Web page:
Nepali people have been saying India is still demonstrating big-brother mentality while dealing with bilateral relations. Many things have changed and so have Nepal-India relations. But why is India resorting to such obsolete policy in the changed context ?
The reason is the mindset in Delhi has not changed along with the new reality. The present Indian regime has started believing in its rhetoric and behaving as the regional superpower without adequate money and muscle power to match China. India can’t and shouldn’t try to play the same power game as China, because it doesn’t have the same level of strength. Instead, India should use its moral and cultural capital and that requires a fundamental shift in present foreign policy thinking in New Delhi.
It seems India's priority is to get permanent membership of United Nations Security Council. But the contradiction is that India has not had good relations in the neighbourhood. What is your comment on this ?
Indian plan to get a permanent membership in UNSC has received a major setback after the Modi regime’s open alliance with the USA. That has annoyed China a great deal. Without China’s consent, it is not even possible for India to be a member of the Nuclear Suppliers Group, forget being a permanent member of the UNSC. A country can never be a global power when you have no friends in the neighborhood. If India’s Hindu nationalist regime can’t maintain friendly relations with an erstwhile Hindu country like Nepal, how do you expect to be good friends with others in the neighborhood?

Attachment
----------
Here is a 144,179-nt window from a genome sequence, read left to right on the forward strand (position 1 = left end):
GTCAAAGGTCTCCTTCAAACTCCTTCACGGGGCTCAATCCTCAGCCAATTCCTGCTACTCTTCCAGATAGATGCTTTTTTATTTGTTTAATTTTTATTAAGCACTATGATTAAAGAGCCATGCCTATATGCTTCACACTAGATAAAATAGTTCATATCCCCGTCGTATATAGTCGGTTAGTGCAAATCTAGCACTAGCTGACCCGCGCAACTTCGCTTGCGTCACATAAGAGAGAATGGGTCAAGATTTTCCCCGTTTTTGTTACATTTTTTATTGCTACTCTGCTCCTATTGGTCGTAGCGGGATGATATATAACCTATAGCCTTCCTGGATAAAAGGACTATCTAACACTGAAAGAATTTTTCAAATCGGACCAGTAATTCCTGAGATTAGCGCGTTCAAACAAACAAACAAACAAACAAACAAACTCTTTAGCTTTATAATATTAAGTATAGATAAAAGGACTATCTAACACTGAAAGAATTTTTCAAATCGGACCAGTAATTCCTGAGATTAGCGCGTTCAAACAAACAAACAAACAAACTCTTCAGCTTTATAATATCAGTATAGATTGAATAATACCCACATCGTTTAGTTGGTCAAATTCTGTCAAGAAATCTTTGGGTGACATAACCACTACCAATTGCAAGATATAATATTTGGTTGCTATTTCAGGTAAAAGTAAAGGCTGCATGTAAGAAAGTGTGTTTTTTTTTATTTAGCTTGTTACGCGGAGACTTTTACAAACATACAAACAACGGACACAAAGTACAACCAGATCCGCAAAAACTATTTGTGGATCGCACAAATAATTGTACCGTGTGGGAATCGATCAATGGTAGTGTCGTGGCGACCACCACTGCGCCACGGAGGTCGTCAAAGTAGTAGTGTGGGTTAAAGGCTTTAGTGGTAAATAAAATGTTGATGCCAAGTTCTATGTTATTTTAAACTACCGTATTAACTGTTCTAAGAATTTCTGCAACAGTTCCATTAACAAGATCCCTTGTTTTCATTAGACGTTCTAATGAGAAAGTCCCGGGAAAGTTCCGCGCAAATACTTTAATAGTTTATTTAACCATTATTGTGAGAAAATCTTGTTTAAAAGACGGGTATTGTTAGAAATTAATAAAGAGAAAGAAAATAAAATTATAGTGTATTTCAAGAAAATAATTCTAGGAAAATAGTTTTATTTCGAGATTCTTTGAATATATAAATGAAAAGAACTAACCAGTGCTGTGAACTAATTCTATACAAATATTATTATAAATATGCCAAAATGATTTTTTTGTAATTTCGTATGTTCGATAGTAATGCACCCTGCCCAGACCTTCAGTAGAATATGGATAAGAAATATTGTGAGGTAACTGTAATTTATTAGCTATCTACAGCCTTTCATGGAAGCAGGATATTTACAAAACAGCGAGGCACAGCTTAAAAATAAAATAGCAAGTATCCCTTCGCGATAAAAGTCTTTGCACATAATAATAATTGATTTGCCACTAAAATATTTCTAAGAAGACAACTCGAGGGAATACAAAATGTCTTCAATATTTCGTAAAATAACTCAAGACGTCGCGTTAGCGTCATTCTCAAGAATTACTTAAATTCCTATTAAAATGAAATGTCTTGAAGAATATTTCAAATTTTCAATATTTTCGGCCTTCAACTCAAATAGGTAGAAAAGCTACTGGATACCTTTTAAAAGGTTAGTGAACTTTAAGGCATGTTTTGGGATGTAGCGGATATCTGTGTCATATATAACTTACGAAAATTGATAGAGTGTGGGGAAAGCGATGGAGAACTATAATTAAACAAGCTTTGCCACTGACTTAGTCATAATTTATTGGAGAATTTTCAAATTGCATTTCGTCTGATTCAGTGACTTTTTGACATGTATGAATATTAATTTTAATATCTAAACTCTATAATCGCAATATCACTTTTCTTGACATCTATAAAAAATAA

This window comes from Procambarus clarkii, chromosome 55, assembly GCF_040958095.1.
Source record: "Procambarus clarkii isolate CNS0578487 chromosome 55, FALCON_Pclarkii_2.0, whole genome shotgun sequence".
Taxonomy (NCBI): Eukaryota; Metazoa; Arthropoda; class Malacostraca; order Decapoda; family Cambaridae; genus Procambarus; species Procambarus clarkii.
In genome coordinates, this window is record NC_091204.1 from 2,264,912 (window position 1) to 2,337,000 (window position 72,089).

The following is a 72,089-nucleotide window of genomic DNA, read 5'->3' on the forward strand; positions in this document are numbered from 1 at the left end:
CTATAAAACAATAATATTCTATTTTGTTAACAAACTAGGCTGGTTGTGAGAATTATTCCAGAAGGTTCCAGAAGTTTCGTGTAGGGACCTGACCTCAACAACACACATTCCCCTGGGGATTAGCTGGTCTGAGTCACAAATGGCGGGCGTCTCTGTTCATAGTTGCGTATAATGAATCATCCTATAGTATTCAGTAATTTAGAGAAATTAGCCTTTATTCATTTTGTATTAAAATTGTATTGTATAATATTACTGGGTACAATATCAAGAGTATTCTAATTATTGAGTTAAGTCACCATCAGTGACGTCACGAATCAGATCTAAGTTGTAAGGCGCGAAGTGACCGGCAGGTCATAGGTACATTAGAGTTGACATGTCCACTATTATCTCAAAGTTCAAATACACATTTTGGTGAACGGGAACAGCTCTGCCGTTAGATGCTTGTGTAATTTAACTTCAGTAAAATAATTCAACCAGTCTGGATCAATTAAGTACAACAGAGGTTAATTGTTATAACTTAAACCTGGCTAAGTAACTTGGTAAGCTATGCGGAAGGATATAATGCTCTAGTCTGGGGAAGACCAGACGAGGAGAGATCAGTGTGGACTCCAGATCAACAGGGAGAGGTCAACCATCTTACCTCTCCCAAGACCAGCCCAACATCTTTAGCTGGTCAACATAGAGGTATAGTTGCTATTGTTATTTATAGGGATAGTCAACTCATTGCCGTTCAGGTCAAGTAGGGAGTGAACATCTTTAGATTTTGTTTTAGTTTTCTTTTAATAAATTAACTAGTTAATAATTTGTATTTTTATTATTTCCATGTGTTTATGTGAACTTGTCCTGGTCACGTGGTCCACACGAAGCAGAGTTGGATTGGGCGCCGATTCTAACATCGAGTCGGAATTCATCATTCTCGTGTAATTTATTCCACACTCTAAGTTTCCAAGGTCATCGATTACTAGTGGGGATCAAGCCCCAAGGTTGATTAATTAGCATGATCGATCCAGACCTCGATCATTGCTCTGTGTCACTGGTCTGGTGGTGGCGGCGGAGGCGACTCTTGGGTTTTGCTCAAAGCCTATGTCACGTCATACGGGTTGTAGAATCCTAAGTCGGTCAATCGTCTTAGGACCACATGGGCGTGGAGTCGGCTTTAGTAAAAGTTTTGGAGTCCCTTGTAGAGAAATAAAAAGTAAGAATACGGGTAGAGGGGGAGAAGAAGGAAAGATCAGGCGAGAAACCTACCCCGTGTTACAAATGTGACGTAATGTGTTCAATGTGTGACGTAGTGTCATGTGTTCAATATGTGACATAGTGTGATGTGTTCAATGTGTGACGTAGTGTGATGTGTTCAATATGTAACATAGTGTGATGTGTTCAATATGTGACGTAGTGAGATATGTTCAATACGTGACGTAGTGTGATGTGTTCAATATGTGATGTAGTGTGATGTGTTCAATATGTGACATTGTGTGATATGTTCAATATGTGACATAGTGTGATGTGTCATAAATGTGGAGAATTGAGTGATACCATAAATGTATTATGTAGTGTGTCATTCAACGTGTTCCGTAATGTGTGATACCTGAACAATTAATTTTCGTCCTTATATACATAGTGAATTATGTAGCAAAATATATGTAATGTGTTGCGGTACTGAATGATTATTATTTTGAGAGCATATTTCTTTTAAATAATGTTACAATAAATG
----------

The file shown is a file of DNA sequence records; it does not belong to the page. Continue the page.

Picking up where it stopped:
If India constantly denies holding talks to resolve the boundary issues, what other options Nepal will have to raise the issue? Nepali people have been asking the government to internationalize the issue. Do you think Nepal should think about other options too ?
I think India will soon agree to talk. If not, Nepal has no option but to internationalise the issue. In the past, Bangladesh had internationalised the Ganges water sharing issue, and that somewhat pushed India to sign the Ganges water-sharing treaty with Bangladesh in 1996.
Nepal, as a nation sandwiched between two giant powers - India and China - has challenges and opportunities too. How can Nepal explore more opportunities minimising the challenges?
As they say, when two elephants fight or make love, the grass always suffers. The best option for Nepal is to stay neutral in China-India affairs and deal with each country based on its own national interest. Nepal needs to use its strategic position to bargain well and smart for itself while dealing with its two large neighbours and to think in long-term and sustainable security for itself.